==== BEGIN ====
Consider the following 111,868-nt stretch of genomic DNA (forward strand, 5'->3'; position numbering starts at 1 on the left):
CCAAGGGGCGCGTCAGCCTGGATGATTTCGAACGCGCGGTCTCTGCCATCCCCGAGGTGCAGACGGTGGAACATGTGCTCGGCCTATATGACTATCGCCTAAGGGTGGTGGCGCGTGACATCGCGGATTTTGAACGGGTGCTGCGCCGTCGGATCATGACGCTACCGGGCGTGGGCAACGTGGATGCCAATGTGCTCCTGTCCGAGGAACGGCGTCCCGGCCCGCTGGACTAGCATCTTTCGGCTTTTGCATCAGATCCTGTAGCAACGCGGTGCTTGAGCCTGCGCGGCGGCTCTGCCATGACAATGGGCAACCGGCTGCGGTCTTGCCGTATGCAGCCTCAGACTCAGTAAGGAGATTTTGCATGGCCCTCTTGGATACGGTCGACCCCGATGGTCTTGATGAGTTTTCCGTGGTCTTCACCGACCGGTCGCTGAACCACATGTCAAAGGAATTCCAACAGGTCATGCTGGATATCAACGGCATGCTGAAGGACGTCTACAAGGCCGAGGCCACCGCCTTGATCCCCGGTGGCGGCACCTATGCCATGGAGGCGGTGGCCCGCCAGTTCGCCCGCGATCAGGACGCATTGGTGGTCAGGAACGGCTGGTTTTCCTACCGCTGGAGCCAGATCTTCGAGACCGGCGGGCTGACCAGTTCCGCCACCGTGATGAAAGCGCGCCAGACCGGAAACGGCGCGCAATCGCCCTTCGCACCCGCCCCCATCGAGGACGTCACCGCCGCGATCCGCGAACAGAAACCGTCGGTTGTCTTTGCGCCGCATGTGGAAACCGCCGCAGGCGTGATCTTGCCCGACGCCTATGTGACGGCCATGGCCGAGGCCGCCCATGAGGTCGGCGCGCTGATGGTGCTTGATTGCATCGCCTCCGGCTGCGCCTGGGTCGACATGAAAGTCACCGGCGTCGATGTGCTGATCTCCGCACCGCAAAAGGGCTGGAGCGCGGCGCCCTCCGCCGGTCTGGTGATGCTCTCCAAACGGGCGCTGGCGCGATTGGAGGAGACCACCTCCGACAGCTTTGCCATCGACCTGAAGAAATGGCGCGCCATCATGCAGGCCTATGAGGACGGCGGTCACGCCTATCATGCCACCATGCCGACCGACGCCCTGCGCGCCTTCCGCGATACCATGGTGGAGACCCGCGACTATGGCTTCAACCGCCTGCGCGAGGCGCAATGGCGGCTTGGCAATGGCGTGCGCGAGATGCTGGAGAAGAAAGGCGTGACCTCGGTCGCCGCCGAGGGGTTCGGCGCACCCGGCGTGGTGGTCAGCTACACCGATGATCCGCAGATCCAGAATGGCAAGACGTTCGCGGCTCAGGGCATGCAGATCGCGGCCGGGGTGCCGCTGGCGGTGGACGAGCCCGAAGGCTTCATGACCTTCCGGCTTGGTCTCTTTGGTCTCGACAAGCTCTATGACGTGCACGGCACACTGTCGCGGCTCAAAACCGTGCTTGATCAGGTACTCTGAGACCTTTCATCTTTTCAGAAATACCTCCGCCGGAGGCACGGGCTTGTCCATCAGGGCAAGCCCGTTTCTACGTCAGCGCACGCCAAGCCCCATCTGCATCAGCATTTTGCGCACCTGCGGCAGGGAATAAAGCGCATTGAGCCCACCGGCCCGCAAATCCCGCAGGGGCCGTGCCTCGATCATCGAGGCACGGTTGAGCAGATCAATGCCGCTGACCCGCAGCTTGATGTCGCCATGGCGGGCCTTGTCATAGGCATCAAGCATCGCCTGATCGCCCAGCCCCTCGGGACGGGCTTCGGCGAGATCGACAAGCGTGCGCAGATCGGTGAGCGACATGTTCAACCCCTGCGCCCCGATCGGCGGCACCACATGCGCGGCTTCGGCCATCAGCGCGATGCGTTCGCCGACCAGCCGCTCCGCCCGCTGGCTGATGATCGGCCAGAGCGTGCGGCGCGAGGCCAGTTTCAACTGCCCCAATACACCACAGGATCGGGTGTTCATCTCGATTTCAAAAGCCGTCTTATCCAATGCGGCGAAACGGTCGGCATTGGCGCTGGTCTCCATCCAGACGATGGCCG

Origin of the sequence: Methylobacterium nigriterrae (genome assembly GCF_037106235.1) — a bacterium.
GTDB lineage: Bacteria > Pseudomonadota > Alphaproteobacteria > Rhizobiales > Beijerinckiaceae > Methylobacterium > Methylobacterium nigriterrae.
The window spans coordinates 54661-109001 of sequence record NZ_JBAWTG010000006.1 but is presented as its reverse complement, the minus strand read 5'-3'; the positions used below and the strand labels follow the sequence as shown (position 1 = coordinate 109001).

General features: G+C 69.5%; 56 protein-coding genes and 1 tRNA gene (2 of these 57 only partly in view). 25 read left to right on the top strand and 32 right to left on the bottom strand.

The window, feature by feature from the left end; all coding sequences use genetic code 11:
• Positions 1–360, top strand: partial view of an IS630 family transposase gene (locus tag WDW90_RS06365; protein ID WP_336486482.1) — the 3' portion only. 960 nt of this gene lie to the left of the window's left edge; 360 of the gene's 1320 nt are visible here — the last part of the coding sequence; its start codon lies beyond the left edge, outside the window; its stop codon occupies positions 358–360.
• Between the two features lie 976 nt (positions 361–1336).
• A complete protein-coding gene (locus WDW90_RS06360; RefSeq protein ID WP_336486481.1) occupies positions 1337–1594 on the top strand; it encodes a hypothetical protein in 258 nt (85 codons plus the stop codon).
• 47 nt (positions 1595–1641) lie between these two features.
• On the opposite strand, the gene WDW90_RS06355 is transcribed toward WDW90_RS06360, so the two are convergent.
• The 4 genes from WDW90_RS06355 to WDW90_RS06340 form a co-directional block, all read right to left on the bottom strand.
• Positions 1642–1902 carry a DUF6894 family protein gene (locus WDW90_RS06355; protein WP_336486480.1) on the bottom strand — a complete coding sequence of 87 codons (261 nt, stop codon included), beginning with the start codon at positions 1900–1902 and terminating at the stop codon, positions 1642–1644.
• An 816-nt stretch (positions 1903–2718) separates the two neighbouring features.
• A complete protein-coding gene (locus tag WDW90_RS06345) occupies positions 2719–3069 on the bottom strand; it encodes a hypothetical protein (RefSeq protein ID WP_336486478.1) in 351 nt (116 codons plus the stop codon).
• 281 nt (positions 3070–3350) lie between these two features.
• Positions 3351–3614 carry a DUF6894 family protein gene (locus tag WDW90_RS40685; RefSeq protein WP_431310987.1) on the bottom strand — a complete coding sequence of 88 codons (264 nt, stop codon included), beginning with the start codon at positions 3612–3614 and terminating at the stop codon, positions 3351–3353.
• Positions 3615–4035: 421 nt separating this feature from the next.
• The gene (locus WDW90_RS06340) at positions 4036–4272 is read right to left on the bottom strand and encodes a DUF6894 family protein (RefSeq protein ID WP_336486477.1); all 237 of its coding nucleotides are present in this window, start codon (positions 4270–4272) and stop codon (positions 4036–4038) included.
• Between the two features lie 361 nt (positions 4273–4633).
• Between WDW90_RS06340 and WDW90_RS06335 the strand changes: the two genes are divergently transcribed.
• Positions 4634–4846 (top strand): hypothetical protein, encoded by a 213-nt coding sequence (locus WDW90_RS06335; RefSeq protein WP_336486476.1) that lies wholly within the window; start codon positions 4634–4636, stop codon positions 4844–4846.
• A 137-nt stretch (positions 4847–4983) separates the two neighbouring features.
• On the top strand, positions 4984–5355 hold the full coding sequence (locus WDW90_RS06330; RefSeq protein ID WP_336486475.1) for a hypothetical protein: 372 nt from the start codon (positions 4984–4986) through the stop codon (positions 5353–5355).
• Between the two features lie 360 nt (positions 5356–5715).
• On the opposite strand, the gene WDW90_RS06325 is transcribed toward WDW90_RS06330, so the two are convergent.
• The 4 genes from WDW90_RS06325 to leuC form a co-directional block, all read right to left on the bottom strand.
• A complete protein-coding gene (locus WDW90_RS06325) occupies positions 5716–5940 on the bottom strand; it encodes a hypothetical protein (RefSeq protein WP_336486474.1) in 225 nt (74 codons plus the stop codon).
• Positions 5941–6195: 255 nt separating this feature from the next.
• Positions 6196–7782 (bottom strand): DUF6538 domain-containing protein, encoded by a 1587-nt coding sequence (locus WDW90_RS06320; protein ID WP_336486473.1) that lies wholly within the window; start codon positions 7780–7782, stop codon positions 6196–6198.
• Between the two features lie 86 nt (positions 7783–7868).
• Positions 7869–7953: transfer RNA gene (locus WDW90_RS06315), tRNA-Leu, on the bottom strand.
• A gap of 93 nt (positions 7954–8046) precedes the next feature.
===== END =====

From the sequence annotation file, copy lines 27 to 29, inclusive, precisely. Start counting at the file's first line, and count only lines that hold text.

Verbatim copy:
• On the opposite strand, the gene WDW90_RS06325 is transcribed toward WDW90_RS06330, so the two are convergent.
• The 4 genes from WDW90_RS06325 to leuC form a co-directional block, all read right to left on the bottom strand.
• A complete protein-coding gene (locus WDW90_RS06325) occupies positions 5716–5940 on the bottom strand; it encodes a hypothetical protein (RefSeq protein WP_336486474.1) in 225 nt (74 codons plus the stop codon).